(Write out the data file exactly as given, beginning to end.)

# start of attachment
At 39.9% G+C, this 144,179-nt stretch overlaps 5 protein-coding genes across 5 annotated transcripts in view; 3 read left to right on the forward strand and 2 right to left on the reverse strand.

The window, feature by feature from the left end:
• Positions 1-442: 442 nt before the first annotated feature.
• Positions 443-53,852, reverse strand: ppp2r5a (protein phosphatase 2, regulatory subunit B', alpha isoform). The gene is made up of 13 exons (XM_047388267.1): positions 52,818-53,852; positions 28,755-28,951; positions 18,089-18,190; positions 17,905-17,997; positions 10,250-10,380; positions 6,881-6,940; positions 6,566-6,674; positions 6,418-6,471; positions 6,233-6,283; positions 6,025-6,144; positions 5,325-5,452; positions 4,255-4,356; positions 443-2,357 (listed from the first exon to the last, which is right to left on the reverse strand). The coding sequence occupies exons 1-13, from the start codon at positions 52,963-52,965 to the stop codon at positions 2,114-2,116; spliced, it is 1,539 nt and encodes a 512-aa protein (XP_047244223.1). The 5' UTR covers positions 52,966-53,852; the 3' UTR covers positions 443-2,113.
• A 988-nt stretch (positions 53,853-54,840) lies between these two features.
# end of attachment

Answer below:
At 39.9% G+C, this 144,179-nt stretch overlaps 5 protein-coding genes across 5 annotated transcripts in view; 3 read left to right on the forward strand and 2 right to left on the reverse strand.

The window, feature by feature from the left end:
• Positions 1-442: 442 nt before the first annotated feature.
• Positions 443-53,852, reverse strand: ppp2r5a (protein phosphatase 2, regulatory subunit B', alpha isoform). The gene is made up of 13 exons (XM_047388267.1): positions 52,818-53,852; positions 28,755-28,951; positions 18,089-18,190; positions 17,905-17,997; positions 10,250-10,380; positions 6,881-6,940; positions 6,566-6,674; positions 6,418-6,471; positions 6,233-6,283; positions 6,025-6,144; positions 5,325-5,452; positions 4,255-4,356; positions 443-2,357 (listed from the first exon to the last, which is right to left on the reverse strand). The coding sequence occupies exons 1-13, from the start codon at positions 52,963-52,965 to the stop codon at positions 2,114-2,116; spliced, it is 1,539 nt and encodes a 512-aa protein (XP_047244223.1). The 5' UTR covers positions 52,966-53,852; the 3' UTR covers positions 443-2,113.
• A 988-nt stretch (positions 53,853-54,840) lies between these two features.